|German submarine U-122 (1939)|
|Career (Nazi Germany)|
|Ordered:||15 December 1937|
|Builder:||AG Weser, Bremen|
|Laid down:||5 March 1939|
|Launched:||20 December 1939|
|Commissioned:||30 March 1940|
|Fate:||Missing since 22 June 1940|
|Class & type:||Type IXB U-boat|
Surfaced 1,051 tons tons|
submerged 1,178 tons
Overall 76.5 m (251 ft 0 in)|
pressure hull 58.7 m (192 ft 7 in)
Overall 6.8 m (22 ft 4 in)|
pressure hull 4.4 m (14 ft 5 in)
|Draught:||4.7 m (15 ft 5 in)|
|Propulsion:||Diesel/Electric, 2x MAN M9V40/46 supercharged 9 cylinder diesel engines, 4,400 hp (3,300kW), 2xSSW GU345/34 double acting electric motors, 1000 hp (740kW)|
Surfaced 18.2 knots (33.7 km/h)|
submerged 7.3 knots (13.5 km/h)
Surfaced: 22,200 km (12,000 nmi) at 10 knots|
submerged: 118 km (64 nmi) at 4 knots (7 km/h)
|Test depth:||230 m (750 ft)|
|Complement:||48 to 56 officers and ratings|
She was ordered on 15 December 1937 and was laid down on 5 March 1939 at AG Weser, Bremen, becoming 'Werk 954'. She was launched on 20 December 1939 and commissioned under her first and only commander, Korvettenkapitän Hans-Günther Looff on 30 March 1940.
She carried out two combat patrols with the 2nd U-boat Flotilla. On her first foray in May 1940, she transported an 88 mm Flak (anti-aircraft gun) with ammunition, some bombs, 90 cbm (some 750 barrels (119 m3)) of fuel for aircraft and some motor oil to Trondheim during the Norwegian campaign. On 23 May she encountered an enemy submarine in the North Atlantic, but neither boat attacked each other. She sank a single ship during her career, the SS Empire Conveyor on 20 June 1940.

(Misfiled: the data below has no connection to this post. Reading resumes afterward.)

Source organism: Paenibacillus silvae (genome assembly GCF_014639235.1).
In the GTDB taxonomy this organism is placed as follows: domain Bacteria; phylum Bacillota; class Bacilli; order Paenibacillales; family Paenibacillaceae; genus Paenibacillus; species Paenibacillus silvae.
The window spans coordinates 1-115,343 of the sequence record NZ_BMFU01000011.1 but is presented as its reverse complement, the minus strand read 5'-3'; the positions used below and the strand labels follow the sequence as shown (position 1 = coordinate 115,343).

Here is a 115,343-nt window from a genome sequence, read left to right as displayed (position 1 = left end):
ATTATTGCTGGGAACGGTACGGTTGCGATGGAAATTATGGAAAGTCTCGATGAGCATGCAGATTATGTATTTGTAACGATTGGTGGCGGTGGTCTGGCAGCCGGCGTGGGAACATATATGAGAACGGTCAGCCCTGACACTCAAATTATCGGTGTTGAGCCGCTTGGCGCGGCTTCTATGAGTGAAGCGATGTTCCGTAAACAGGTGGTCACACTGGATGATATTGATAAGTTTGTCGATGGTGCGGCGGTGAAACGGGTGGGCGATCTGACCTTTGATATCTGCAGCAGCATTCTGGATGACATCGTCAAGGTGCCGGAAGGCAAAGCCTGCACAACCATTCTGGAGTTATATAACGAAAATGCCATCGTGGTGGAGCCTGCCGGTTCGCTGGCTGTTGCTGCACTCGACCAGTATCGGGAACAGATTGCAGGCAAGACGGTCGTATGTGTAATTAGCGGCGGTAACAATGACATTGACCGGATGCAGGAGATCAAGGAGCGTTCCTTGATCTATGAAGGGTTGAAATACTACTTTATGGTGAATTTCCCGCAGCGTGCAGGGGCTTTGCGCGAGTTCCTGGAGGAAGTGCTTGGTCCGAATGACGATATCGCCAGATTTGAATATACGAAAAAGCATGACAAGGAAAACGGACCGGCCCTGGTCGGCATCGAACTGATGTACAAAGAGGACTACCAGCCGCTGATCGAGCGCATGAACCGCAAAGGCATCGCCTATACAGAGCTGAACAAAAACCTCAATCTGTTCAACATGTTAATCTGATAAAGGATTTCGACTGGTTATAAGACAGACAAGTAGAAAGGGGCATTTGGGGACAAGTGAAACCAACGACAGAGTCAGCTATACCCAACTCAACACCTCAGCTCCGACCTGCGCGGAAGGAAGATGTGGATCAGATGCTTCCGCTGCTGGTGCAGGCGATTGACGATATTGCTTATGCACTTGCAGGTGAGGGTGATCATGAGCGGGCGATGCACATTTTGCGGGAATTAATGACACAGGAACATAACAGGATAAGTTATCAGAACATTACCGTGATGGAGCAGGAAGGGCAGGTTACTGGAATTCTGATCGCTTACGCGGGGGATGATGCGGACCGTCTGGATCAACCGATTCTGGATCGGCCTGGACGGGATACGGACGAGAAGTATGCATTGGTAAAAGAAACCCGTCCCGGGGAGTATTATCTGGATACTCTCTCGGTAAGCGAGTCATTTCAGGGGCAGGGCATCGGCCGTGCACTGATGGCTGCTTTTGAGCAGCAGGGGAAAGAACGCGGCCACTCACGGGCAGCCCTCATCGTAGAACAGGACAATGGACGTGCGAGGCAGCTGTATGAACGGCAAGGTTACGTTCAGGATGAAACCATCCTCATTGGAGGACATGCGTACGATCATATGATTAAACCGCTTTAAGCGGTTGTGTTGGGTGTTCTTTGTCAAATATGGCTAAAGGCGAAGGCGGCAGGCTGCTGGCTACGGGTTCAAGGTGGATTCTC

She was declared missing with all hands after 22 June 1940 between the North Sea and the Bay of Biscay. She may have collided with the vessel San Felipe on 22 June, or been sunk by depth charges from the corvette HMS Arabis on 23 June.
Dutch and Polish authors suggest that U-122 was sunk after being rammed by the submarine ORP Wilk during the early morning hours of 21 June. The captain of the Wilk reported ramming a surfaced U-boat while it was attempting to dive. This version was often disputed and an alternative theory states that the Wilk instead rammed and sank the Dutch submarine O-13. However, the first officer of the Wilk said that the enemy submarine was rammed in front of its deck gun, which suggests that the Wilk indeed sank a U-boat, as the O-13 lacked such a weapon.
- Kemp, Paul: U-Boats Destroyed - German Submarine Losses in the World Wars, 1999, Arms & Armour, ISBN 1-85409-515-3, p. 66.
- Campbell, John Naval Weapons of World War Two ISBN 0-87021-459-4 pp.248&249
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